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Amy Scurria

The operas I create are paradigm-shifting, collaborative, other-identity centered, cross-culturally informed, meaningful, structurally sound, emotionally accessible, and empowerment centered.


Music by Amy Scurria

Libretto by Zane Corriher


A.L.I.C.E. invites audiences down the rabbit hole to experience a spellbinding world of wonder, laughter, and self-discovery. Journey with Alice through soaring arias, mad duets, and outlandish ensembles as she encounters curious and confounding creatures. Follow the path of the nervous but regal White Rabbit. Encounter a condescending and sleepy Caterpillar, a dismissive, vulgar Duchess, and a mysterious, mystical Cheshire Cat. Laugh until you fall apart with the silly, but tragic, Hatter and Hare. And join the royal court along with a sycophantic choir of cards, a covertly beneficent King, and finally, the cruel and vainglorious Queen of Hearts. This adaptation of Lewis Carroll’s beloved novel is a quest for identity, to answer the question that burns deep within the furnace of every human being: Who are you?

PEARL, the opera 

Music by Amy Scurria

Libretto by Carol Gilligan and Jonathan Gilligan

Pearl draws on Hawthorne's Scarlet Letter but seeks to tell a different story, not Hawthorne's but one that uses Hawthorne's characters and circumstances, and is informed by a 21st-century feminist worldview. The feminist vision is not alien to Hawthorne. Although this novel is said to be the third most widely assigned novel in high schools, few people remember how radically feminist (for the mid-19th century) Hawthorne's language and ideas are.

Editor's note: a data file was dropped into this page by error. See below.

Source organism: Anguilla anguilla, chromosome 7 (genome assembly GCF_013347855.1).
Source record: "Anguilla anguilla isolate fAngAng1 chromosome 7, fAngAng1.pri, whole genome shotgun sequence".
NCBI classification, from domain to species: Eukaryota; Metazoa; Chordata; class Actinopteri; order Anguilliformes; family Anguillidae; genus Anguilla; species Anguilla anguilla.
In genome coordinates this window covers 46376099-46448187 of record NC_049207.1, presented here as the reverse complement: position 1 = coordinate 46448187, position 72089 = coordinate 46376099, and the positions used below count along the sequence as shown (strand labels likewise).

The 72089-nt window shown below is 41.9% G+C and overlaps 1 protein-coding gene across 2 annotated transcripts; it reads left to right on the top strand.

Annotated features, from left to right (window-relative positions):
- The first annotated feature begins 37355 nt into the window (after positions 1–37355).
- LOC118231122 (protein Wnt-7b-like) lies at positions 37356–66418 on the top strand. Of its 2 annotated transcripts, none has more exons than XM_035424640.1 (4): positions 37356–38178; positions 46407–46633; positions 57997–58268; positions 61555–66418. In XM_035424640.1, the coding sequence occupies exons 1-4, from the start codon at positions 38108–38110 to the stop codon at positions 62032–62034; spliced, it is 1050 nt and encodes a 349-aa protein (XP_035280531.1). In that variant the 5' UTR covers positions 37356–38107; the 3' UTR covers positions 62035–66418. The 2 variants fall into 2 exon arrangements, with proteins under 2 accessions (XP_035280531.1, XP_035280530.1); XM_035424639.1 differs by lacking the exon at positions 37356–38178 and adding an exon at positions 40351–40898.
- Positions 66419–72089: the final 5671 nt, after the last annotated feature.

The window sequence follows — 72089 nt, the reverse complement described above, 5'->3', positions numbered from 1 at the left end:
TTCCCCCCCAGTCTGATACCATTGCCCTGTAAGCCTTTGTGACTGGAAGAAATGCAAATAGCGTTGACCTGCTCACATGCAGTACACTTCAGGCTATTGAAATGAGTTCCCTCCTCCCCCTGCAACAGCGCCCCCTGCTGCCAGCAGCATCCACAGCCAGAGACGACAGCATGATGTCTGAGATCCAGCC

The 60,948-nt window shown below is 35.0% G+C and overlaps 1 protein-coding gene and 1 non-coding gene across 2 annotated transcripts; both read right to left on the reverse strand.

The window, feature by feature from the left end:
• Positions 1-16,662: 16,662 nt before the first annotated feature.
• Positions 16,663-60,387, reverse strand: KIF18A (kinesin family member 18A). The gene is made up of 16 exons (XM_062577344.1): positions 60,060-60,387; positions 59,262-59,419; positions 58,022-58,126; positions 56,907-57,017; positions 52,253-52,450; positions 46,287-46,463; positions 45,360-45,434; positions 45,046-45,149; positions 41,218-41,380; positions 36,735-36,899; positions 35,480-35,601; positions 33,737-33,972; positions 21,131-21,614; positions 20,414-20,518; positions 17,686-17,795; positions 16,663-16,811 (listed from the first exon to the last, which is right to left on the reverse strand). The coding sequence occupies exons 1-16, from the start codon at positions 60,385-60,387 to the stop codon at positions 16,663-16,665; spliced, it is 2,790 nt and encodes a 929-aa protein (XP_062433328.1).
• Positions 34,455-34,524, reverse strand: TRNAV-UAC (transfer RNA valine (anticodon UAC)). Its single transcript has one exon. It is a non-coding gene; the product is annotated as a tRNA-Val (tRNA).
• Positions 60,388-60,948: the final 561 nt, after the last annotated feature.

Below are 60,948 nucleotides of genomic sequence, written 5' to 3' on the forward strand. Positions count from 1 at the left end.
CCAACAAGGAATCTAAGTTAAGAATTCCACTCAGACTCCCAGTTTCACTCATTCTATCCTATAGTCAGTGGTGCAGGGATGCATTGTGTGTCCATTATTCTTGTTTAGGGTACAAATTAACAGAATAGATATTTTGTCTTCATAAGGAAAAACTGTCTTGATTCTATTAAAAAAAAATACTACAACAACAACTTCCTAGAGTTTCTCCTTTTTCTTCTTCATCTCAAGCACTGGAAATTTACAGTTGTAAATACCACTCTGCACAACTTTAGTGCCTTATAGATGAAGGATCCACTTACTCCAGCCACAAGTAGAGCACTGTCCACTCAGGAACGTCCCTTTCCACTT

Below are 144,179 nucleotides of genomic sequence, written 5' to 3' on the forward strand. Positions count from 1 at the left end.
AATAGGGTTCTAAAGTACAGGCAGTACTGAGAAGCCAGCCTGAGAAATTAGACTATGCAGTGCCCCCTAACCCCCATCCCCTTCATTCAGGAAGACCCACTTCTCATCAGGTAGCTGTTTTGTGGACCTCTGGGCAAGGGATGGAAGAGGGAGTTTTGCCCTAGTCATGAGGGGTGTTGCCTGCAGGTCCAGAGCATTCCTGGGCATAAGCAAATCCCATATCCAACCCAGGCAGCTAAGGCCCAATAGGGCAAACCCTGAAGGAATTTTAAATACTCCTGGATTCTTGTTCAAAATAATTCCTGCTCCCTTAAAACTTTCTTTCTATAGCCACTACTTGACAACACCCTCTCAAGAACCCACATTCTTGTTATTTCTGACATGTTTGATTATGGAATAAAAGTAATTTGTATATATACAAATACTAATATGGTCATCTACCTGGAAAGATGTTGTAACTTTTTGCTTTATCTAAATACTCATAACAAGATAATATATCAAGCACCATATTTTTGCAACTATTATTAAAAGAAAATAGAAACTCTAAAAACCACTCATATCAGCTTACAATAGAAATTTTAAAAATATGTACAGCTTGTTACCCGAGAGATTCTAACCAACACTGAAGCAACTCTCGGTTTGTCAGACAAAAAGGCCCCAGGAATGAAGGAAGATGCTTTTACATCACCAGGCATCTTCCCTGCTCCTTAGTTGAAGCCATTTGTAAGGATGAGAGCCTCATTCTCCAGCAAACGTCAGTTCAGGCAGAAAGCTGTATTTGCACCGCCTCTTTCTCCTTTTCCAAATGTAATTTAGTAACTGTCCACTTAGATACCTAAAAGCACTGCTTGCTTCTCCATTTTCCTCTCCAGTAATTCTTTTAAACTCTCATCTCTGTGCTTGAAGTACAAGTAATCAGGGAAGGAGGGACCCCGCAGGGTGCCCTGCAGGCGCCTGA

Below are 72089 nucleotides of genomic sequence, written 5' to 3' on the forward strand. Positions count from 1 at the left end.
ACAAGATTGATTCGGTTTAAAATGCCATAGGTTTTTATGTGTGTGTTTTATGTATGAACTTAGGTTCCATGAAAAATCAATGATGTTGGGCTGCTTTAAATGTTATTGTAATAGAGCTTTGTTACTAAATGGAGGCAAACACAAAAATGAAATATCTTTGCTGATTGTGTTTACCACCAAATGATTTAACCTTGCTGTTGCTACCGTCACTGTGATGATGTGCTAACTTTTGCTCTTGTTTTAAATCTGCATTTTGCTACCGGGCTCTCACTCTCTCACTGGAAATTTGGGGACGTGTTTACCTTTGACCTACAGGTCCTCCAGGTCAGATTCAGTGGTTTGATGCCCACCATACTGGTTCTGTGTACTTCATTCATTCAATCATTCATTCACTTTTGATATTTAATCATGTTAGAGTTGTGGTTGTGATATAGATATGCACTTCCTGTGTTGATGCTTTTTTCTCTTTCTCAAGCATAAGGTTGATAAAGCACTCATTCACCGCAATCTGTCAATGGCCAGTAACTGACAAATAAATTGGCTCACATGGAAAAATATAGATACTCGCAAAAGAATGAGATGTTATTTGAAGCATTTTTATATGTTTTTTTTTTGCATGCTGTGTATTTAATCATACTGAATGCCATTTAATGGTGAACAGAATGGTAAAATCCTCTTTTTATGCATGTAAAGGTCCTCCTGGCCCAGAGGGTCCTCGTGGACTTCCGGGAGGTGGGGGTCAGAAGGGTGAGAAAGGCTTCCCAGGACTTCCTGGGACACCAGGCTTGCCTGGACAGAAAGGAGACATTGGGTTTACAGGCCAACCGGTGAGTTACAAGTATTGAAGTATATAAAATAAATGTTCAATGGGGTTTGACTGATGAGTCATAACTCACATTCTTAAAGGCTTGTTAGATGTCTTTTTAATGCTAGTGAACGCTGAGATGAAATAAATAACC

Music by Amy Scurria

Libretto by Jeff Shankley

The overall format of the opera is presented in an abstract way.

Time isn't linear. But fragmented.

It explores a combination of the effects of blood memory, as well as  the 'collective unconscious' as proposed by Jung. It suggests that man suffers from certain innate qualities that are inherited and surface instinctively through time. Violence, war, corruption, and desire, all appear to have their roots in fear, represented in the piece by Phobos. And desire by The Satyr. It uses Greek myths that are embedded in our deepest subconscious and also learned behaviours to present a suggestion that there are constantly repeating patterns for humanity. 

We are never quite sure whether the piece is expressing reality or happening inside the warrior's mind after returning from Vietnam suffering from PTSD and experiencing electroconvulsive therapy. The circumstances of his life are shattered, fragmented and reassembled in a way that makes him doubt his sanity.
The parallel between Odysseus returning after the siege of Troy and the older Warrior returning  from Vietnam highlights the similarity of the conflicts passed down through generations doomed to repeat patterns of behavior. It also shows the vulnerability and helplessness of families left behind while their sons and daughters, their husbands and lovers go to war, how their lives fall to pieces, how they cope with loss; how it challenges their faith and belief in authority.

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